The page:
The Subcommittee on Populations identifies priorities, strategies and opportunities for gathering data and also works to ensure attention to these priorities by the full Committee and other bodies, including the Department. Under its leadership, NCVHS has carried out important initiatives on such wide-ranging topics as race/ethnicity data, Medicaid managed care, continuum of care, quality of care, and health statistics for the 21st century. The common denominator has been the search for better data on populations whose defining characteristic-for example, age, income, health insurance status, disability, race or ethnicity-heightens their risk of experiencing poor health outcomes (e.g., excess mortality), substandard care, inadequate access to services, or other negative response from the health care system.

Minority Health Statistics

NCVHS members first discussed the severe inadequacies of health information on non-white racial and ethnic groups at its 1964 15th Anniversary Conference. Until 1986, however, the only sustained and focused activity in this area was through a Subcommittee on Indian Health Statistics (1965 to 1969). The Committee established the Subcommittee on Minority Health Data in 1986 to more systematically address the significant data gaps and inconsistencies in that area. Concerns about medical indigence resulted in 1989 in an expansion of the Subcommittee's charge and name to the Subcommittee on Health Statistics for Minority and Other Special Populations.

Illustrating the confluence of forces that precipitate change, a lawsuit filed in 1993 gave an important boost to the effort to improve race and ethnicity statistics. It charged that the Department was unable to comply with civil rights legislation because its statistics lacked sufficient detail to document the absence or presence of discrimination. Before the case was dismissed, as it ultimately was, the Department stepped up its efforts to improve its race/ethnicity data.

The Committee addressed socio-economic factors in a special 1992 report that outlined the relationships among race, ethnicity, socio-economic status, and health. The report was a product of a special NCVHS meeting on that topic at which experts testified on the potential misinterpretations of race data that can occur in the absence of information on socio-economic status. Later, in 1998, the Committee endorsed the ambitious Healthy People 2010 goal of eliminating disparities among U.S. population groups in their health status and access to prevention and care. Now its role is to help find appropriate ways to collect these data so that they can be usefully linked with healthcare and health data.

A review of Directive 15 (Racial and Ethnic Standards) by the Office of Management and Budget was a longstanding interest of the Subcommittee, working closely with the HHS Office of Minority Health. The Subcommittee submitted comments on the report of the Interagency Committee for the Review of Directive 15 in 1997, endorsing its major recommendations but expressing reservations about some aspects. It offered assistance in developing guidelines for tabulation and other technical matters, and is monitoring the implementation of the revised Directive.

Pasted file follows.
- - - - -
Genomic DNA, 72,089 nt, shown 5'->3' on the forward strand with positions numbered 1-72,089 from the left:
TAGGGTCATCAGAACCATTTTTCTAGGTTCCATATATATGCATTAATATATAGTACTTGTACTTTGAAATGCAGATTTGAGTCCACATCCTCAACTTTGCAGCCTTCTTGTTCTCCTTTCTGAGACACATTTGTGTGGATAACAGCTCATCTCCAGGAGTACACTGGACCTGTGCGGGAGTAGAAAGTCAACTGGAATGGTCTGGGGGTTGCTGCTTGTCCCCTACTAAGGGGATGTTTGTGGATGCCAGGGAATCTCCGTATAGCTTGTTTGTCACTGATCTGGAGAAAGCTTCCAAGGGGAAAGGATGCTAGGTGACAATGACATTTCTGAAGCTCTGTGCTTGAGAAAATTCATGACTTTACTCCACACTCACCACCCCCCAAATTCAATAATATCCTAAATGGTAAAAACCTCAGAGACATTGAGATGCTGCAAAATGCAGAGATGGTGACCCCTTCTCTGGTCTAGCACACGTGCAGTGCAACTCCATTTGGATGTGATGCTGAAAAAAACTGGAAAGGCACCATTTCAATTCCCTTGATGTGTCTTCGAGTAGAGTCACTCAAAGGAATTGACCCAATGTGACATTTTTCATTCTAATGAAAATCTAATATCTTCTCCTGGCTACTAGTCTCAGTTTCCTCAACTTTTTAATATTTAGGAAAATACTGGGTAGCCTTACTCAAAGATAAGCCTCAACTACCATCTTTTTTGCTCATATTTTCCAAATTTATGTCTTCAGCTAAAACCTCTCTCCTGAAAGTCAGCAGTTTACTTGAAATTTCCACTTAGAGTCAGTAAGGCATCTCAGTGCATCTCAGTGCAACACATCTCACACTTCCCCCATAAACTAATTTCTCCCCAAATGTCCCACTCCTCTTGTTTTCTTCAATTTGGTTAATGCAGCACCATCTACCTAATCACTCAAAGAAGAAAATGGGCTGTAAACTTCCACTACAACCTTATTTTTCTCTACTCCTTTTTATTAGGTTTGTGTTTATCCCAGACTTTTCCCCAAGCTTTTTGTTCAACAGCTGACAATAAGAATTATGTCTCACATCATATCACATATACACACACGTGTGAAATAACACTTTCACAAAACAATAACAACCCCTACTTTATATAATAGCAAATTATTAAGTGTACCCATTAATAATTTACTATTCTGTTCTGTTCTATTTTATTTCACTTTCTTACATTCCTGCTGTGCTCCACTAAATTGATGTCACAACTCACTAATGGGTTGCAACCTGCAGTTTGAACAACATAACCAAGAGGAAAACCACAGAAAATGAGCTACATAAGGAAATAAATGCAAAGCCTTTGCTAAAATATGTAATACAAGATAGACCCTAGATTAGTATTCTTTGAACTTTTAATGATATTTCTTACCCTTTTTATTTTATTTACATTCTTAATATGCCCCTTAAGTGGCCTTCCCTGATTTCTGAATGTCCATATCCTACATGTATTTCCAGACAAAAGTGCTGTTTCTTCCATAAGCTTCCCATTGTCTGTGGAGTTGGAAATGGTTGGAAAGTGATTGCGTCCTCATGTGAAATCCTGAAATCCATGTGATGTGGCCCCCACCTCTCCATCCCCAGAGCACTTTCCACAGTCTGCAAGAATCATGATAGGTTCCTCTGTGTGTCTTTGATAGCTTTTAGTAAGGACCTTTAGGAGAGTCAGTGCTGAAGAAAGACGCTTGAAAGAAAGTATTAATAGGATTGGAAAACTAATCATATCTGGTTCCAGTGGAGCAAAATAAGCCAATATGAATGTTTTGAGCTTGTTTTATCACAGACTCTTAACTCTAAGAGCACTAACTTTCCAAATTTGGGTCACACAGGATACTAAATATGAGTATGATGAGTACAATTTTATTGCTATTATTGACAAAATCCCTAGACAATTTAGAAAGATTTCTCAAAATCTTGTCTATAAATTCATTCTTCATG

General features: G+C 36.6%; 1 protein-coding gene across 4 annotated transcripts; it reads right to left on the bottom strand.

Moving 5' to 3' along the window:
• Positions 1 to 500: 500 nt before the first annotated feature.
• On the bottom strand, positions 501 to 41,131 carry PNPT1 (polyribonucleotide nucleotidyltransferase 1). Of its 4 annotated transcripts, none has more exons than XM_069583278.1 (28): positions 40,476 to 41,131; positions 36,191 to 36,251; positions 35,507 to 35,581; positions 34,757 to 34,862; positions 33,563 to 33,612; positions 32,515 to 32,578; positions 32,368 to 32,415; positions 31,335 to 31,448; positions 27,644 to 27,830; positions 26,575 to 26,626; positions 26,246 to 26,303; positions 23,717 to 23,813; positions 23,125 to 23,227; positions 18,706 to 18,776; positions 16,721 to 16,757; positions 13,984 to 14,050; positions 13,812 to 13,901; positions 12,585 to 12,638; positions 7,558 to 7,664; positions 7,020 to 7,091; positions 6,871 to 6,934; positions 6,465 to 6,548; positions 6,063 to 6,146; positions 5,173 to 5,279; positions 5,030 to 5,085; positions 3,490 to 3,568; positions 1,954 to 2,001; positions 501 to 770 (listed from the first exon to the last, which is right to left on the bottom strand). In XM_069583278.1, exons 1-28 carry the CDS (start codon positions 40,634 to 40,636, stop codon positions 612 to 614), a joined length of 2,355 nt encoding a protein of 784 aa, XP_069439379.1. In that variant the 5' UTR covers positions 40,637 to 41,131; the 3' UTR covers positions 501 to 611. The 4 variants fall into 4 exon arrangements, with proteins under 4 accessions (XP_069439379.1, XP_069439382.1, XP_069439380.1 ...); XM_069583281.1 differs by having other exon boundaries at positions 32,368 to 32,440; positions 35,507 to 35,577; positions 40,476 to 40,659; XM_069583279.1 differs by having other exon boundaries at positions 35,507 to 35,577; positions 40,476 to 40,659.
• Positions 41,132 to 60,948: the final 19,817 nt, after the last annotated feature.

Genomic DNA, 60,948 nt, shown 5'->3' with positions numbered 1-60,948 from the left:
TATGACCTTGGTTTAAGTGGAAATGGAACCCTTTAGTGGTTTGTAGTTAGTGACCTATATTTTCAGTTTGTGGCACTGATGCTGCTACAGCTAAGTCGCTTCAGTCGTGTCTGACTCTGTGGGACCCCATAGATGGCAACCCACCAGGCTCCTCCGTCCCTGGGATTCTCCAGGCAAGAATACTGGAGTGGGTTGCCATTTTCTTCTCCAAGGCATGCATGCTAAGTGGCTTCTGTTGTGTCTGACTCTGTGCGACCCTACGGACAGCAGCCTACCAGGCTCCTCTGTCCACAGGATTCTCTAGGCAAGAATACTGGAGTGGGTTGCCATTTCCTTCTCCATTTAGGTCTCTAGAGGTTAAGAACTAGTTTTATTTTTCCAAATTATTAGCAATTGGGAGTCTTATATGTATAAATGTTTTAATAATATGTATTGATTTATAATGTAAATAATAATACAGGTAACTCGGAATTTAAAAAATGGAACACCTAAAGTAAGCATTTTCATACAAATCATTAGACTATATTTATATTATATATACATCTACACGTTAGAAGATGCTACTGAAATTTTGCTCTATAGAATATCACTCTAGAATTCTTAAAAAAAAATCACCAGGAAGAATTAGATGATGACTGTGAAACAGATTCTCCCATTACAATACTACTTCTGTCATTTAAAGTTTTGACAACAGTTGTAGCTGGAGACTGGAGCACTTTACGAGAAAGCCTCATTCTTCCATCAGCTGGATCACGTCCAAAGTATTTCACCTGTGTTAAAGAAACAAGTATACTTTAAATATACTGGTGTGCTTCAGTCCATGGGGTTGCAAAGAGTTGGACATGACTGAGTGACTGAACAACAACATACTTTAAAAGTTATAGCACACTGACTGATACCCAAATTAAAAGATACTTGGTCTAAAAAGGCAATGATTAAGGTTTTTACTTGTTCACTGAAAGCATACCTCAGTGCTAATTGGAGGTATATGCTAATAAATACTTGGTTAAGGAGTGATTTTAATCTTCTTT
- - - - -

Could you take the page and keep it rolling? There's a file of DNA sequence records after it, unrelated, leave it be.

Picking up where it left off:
State and Community Health Statistics

As with minority health statistics, the problem of inadequate state and community statistics was acknowledged for many years before being institutionally addressed by the Committee. A subcommittee was created when two things coincided: the issue took on special urgency, and the right leadership was available to head up an organized effort.

The Subcommittee on State and Community Health Statistics was formed in 1991 on the recommendation of a work group on community health statistics. Unlike the aforementioned subcommittee, this one had a long lineage prior to its formal establishment. State and local statistics were first addressed in the context of the Cooperative Health Statistics System, described above. In the 1980s, the explosion of HIV/AIDS and the Department's development of Healthy People Objectives for the Year 2000 focused the nation's attention on prevention and the need for local data. NCVHS addressed both issues from 1985 to 1988 through the Subcommittee on Data Gaps in Disease Prevention and Health Promotion and another similarly named Subcommittee (see Appendix 2).

The first report of the Subcommittee on State and Community Health Statistics, issued in 1993, explored the gaps in state and community health statistics. A major recommendation was that the Department strengthen state centers for health statistics as a way of using existing resources to enhance the national information infrastructure. NCHS staff member Mary Anne Freedman, who served on the National Committee before joining NCHS, staffed the Subcommittee and helped prepare its 1993 report. She has observed that while the recommendations were well thought-out and have merit, they require resources to implement and must compete with other Departmental priorities. They may therefore share the fate of other NCVHS recommendations that simply "sit on a Department shelf."

The Standards Subcommittee took on the portfolio of the Subcommittee on State and Community Health Statistics in the 1996 reorganization. As part of the ongoing campaign to strengthen state and local health statistics, the following year the full Committee approved recommendations concerning community health assessment and the respective roles of state health agencies and the federal government in facilitating the assessment process. This report was sent not only to the Secretary but also to the Association of State and Territorial Health Officials and the National Association of County and City Health Officials for their consideration.